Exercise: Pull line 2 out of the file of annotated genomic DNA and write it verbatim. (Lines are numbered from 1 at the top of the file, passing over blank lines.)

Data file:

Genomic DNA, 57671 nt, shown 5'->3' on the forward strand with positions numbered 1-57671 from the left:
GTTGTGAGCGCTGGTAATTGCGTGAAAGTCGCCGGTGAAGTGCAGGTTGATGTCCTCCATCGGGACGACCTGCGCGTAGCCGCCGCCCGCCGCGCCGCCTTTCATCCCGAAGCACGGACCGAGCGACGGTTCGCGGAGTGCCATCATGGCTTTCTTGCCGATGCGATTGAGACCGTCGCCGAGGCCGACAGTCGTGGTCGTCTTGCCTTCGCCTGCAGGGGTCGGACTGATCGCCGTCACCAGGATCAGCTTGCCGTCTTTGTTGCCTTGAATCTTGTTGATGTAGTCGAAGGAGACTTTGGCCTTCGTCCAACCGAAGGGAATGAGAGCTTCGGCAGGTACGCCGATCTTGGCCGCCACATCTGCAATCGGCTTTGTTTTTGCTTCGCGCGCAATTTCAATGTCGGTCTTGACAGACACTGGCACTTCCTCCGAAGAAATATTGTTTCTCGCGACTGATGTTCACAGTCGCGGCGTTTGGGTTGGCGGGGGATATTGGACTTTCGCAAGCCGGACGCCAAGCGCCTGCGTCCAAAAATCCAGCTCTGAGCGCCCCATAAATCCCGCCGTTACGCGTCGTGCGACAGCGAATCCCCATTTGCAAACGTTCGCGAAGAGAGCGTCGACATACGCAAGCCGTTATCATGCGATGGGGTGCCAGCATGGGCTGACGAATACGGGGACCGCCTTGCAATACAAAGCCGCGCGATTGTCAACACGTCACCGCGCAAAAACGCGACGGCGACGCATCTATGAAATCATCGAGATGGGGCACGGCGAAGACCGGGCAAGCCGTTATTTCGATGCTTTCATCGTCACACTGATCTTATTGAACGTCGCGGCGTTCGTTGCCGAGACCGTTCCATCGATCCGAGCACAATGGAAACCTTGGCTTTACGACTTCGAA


GTTGTGAGCGCTGGTAATTGCGTGAAAGTCGCCGGTGAAGTGCAGGTTGATGTCCTCCATCGGGACGACCTGCGCGTAGCCGCCGCCCGCCGCGCCGCCTTTCATCCCGAAGCACGGACCGAGCGACGGTTCGCGGAGTGCCATCATGGCTTTCTTGCCGATGCGATTGAGACCGTCGCCGAGGCCGACAGTCGTGGTCGTCTTGCCTTCGCCTGCAGGGGTCGGACTGATCGCCGTCACCAGGATCAGCTTGCCGTCTTTGTTGCCTTGAATCTTGTTGATGTAGTCGAAGGAGACTTTGGCCTTCGTCCAACCGAAGGGAATGAGAGCTTCGGCAGGTACGCCGATCTTGGCCGCCACATCTGCAATCGGCTTTGTTTTTGCTTCGCGCGCAATTTCAATGTCGGTCTTGACAGACACTGGCACTTCCTCCGAAGAAATATTGTTTCTCGCGACTGATGTTCACAGTCGCGGCGTTTGGGTTGGCGGGGGATATTGGACTTTCGCAAGCCGGACGCCAAGCGCCTGCGTCCAAAAATCCAGCTCTGAGCGCCCCATAAATCCCGCCGTTACGCGTCGTGCGACAGCGAATCCCCATTTGCAAACGTTCGCGAAGAGAGCGTCGACATACGCAAGCCGTTATCATGCGATGGGGTGCCAGCATGGGCTGACGAATACGGGGACCGCCTTGCAATACAAAGCCGCGCGATTGTCAACACGTCACCGCGCAAAAACGCGACGGCGACGCATCTATGAAATCATCGAGATGGGGCACGGCGAAGACCGGGCAAGCCGTTATTTCGATGCTTTCATCGTCACACTGATCTTATTGAACGTCGCGGCGTTCGTTGCCGAGACCGTTCCATCGATCCGAGCACAATGGAAACCTTGGCTTTACGACTTCGAA